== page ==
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There’s more to the Facebook generation than the odd poke, writes Laurie Penny

This state-sponsored panic about the sexualisation of childhood has far more to do with religious censoriousness than it might at first appear.

Is Facebook turning girls into strumpets? That's the thrust of the latest moral panic to come out of the Bailey review into "sexualisation", an ugly word which suggests that girls are passive creatures with no sexual agency of their own. The word is relatively new but anxiety about young women in public spaces is age-old. Six decades ago, rock'n'roll concerts were apparently turning nice, young ladies into wayward, serial-shagging hussies. Now, it's social networking.

As always, the discussion is focused almost exclusively on girls, boys being free to post pictures of themselves dancing to Lady Gaga in their underpants without incurring the opprobrium of the Daily Mail.

This state-sponsored panic about the sexualisation of childhood, by which nearly everyone means girlhood, has far more to do with religious censoriousness than it might at first appear. The Mothers' Union, whose chief executive, Reg Bailey, produced the review for the government, is neither a union nor a mothers' group. It is an "international Christian charity", dedicated to bringing about "a world where God's love is shown . . . by supporting marriage and family life". The group pursues this goal "through prayer" as well as "policy work".

If the male leader of an Islamic charity were to advise the government on how girls should dress and consume popular culture, there would be uproar. Instead, the Prime Minister congratulates Bailey in an obsequious letter for voicing “an issue that concerns so many parents". It is reassuring to know that, in this decadent modern world, there are still powerful, middle-aged men on hand to manage and censor the sexuality of young women.

Parents have been concerned about their children becoming sexual for centuries. There isn't a mother or father who will not, at some point, become frantic with worry at the notion that their son or daughter will one day grow up, move out and start being penetrated in club toilets by runny-nosed young men called Nigel whom they met on the internet.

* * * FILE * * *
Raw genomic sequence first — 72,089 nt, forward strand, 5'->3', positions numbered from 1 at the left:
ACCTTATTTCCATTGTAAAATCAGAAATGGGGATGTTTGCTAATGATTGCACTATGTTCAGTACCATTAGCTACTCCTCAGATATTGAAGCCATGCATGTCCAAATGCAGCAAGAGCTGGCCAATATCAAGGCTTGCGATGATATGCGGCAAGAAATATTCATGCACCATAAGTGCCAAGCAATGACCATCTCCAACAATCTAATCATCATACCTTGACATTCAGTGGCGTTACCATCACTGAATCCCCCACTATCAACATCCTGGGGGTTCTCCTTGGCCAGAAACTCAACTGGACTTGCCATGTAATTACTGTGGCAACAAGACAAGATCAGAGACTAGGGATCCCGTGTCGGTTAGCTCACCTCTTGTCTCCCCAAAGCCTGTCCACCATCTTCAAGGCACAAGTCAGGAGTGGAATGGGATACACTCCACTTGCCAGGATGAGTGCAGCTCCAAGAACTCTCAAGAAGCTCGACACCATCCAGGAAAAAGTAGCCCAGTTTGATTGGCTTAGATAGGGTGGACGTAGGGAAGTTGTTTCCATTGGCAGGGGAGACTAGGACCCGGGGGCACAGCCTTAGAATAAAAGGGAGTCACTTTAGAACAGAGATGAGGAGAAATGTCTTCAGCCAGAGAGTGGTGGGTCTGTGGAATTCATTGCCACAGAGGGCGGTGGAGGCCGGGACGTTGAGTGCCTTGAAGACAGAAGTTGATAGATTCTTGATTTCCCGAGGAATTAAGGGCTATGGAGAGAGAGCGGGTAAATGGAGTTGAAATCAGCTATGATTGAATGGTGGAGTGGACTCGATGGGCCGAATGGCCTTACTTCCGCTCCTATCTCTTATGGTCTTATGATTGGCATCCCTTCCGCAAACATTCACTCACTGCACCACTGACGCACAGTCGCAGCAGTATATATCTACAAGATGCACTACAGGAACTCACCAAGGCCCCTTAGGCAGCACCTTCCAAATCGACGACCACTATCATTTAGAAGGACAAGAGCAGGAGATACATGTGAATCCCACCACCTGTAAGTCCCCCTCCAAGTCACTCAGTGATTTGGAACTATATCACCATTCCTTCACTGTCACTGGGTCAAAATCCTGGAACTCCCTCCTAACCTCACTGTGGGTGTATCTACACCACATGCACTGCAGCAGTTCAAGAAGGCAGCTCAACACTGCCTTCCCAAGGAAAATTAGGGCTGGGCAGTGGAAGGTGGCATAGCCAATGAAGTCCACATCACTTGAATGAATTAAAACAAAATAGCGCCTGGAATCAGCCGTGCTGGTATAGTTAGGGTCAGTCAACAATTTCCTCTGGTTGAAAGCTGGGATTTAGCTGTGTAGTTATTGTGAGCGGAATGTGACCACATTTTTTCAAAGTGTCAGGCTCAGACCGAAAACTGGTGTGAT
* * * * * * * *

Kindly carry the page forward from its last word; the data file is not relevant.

Growing up, however, is the one thing that children are guaranteed to be getting up to every day. It is impossible to legislate against it.

There is nothing that the government can do to stop girls from growing up, unless it plans to issue parents with vials of puberty-suppressing hormones to slip into their children's Frosties - and even that won't stop them going on Facebook to flirt. David Cameron may as well endorse a report recommending that spring not turn into summer quite so soon.

Dangerous minds

Most of the teenage girls I know do not spend their Saturday afternoons vomiting their A-levels into drains with their knickers around their knees and catching chlamydia from Facebook. Most of them are fantastic human beings, who astonish me with their resilience and courage. Among them are my two teenage sisters, both of whom spend a lot of time on the internet. I am often distressed when they use their profiles in this den of cyber-iniquity to admit, for example, to enjoying the music of Coldplay, or to post photographs of themselves doing shots of sambuca, when whisky should be a fine enough drink for any Penny female.

I miss the days when we were all eating rusks together and listening to The Smurfs Go Pop! on the way to school, but I'm not worried about my sisters growing up too soon. I'm worried about them growing up into a world that doesn't want them.

I'm worried that they will struggle, like millions of other young people around the world today, to find a job or a safe place to live. I'm worried that they will absorb religious rhetoric that tells them that their sexuality is dangerous and dirty, when the big, unspoken secret is that young women want sex just as much as young men do - and that's OK.

The kids are all right. Yes, the internet is full of teenage girls posting pictures of themselves in tight wardrobe malfunctions but it is also full of teenage girls learning about modern philosophy on Wikipedia, applying for university, or posting video blogs from Tahrir Square.

Instead of worrying about young women growing up, we might do better to focus our efforts on creating a better world for them to grow up into.